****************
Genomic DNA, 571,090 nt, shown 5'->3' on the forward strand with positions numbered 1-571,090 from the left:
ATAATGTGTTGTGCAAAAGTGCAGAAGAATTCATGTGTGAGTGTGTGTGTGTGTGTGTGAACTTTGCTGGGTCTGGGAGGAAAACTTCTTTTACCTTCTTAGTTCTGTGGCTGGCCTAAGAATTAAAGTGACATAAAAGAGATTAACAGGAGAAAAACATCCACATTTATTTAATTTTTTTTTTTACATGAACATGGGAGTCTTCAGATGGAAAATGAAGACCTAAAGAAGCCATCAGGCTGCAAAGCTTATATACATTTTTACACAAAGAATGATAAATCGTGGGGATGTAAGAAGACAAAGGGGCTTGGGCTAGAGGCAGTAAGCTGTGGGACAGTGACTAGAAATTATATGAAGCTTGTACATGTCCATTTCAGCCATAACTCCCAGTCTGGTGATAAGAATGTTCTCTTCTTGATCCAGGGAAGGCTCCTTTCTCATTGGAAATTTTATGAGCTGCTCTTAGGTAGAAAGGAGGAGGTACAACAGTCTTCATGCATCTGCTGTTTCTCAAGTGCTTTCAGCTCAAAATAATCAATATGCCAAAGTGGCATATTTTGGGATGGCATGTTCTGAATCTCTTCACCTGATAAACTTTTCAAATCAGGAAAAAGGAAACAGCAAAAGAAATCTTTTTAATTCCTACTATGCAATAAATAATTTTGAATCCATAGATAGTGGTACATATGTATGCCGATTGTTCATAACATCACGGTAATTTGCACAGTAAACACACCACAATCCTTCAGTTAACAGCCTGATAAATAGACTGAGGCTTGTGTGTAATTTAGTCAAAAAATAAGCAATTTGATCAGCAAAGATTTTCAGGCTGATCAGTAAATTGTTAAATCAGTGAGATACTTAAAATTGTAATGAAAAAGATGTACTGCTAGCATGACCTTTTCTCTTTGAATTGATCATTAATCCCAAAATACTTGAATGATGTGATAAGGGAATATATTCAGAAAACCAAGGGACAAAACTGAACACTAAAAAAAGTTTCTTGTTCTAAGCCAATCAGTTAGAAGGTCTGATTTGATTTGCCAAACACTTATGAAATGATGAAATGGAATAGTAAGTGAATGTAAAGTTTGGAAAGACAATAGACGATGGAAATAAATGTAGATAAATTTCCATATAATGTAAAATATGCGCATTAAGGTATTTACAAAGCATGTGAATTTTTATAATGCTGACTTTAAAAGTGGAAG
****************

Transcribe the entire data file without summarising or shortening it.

Genomic DNA, 571,090 nt, shown 5'->3' on the forward strand with positions numbered 1-571,090 from the left:
ATAATGTGTTGTGCAAAAGTGCAGAAGAATTCATGTGTGAGTGTGTGTGTGTGTGTGTGAACTTTGCTGGGTCTGGGAGGAAAACTTCTTTTACCTTCTTAGTTCTGTGGCTGGCCTAAGAATTAAAGTGACATAAAAGAGATTAACAGGAGAAAAACATCCACATTTATTTAATTTTTTTTTTTACATGAACATGGGAGTCTTCAGATGGAAAATGAAGACCTAAAGAAGCCATCAGGCTGCAAAGCTTATATACATTTTTACACAAAGAATGATAAATCGTGGGGATGTAAGAAGACAAAGGGGCTTGGGCTAGAGGCAGTAAGCTGTGGGACAGTGACTAGAAATTATATGAAGCTTGTACATGTCCATTTCAGCCATAACTCCCAGTCTGGTGATAAGAATGTTCTCTTCTTGATCCAGGGAAGGCTCCTTTCTCATTGGAAATTTTATGAGCTGCTCTTAGGTAGAAAGGAGGAGGTACAACAGTCTTCATGCATCTGCTGTTTCTCAAGTGCTTTCAGCTCAAAATAATCAATATGCCAAAGTGGCATATTTTGGGATGGCATGTTCTGAATCTCTTCACCTGATAAACTTTTCAAATCAGGAAAAAGGAAACAGCAAAAGAAATCTTTTTAATTCCTACTATGCAATAAATAATTTTGAATCCATAGATAGTGGTACATATGTATGCCGATTGTTCATAACATCACGGTAATTTGCACAGTAAACACACCACAATCCTTCAGTTAACAGCCTGATAAATAGACTGAGGCTTGTGTGTAATTTAGTCAAAAAATAAGCAATTTGATCAGCAAAGATTTTCAGGCTGATCAGTAAATTGTTAAATCAGTGAGATACTTAAAATTGTAATGAAAAAGATGTACTGCTAGCATGACCTTTTCTCTTTGAATTGATCATTAATCCCAAAATACTTGAATGATGTGATAAGGGAATATATTCAGAAAACCAAGGGACAAAACTGAACACTAAAAAAAGTTTCTTGTTCTAAGCCAATCAGTTAGAAGGTCTGATTTGATTTGCCAAACACTTATGAAATGATGAAATGGAATAGTAAGTGAATGTAAAGTTTGGAAAGACAATAGACGATGGAAATAAATGTAGATAAATTTCCATATAATGTAAAATATGCGCATTAAGGTATTTACAAAGCATGTGAATTTTTATAATGCTGACTTTAAAAGTGGAAG